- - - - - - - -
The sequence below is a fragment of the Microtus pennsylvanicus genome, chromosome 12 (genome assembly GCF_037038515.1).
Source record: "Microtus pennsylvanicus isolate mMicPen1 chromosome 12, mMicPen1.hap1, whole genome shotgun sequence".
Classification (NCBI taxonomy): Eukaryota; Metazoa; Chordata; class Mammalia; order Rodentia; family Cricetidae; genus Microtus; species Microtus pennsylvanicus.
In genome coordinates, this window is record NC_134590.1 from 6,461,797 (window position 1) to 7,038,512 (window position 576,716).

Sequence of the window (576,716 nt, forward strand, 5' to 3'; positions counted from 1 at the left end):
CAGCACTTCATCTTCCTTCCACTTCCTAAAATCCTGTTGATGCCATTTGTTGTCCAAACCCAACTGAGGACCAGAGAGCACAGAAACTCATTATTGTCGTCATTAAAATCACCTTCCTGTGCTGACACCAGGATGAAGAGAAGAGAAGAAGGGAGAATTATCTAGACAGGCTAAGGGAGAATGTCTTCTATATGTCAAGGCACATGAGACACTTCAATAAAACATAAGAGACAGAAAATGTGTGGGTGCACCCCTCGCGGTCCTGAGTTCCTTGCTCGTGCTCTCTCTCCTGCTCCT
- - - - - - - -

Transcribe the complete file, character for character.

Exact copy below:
The sequence below is a fragment of the Microtus pennsylvanicus genome, chromosome 12 (genome assembly GCF_037038515.1).
Source record: "Microtus pennsylvanicus isolate mMicPen1 chromosome 12, mMicPen1.hap1, whole genome shotgun sequence".
Classification (NCBI taxonomy): Eukaryota; Metazoa; Chordata; class Mammalia; order Rodentia; family Cricetidae; genus Microtus; species Microtus pennsylvanicus.
In genome coordinates, this window is record NC_134590.1 from 6,461,797 (window position 1) to 7,038,512 (window position 576,716).

Sequence of the window (576,716 nt, forward strand, 5' to 3'; positions counted from 1 at the left end):
CAGCACTTCATCTTCCTTCCACTTCCTAAAATCCTGTTGATGCCATTTGTTGTCCAAACCCAACTGAGGACCAGAGAGCACAGAAACTCATTATTGTCGTCATTAAAATCACCTTCCTGTGCTGACACCAGGATGAAGAGAAGAGAAGAAGGGAGAATTATCTAGACAGGCTAAGGGAGAATGTCTTCTATATGTCAAGGCACATGAGACACTTCAATAAAACATAAGAGACAGAAAATGTGTGGGTGCACCCCTCGCGGTCCTGAGTTCCTTGCTCGTGCTCTCTCTCCTGCTCCT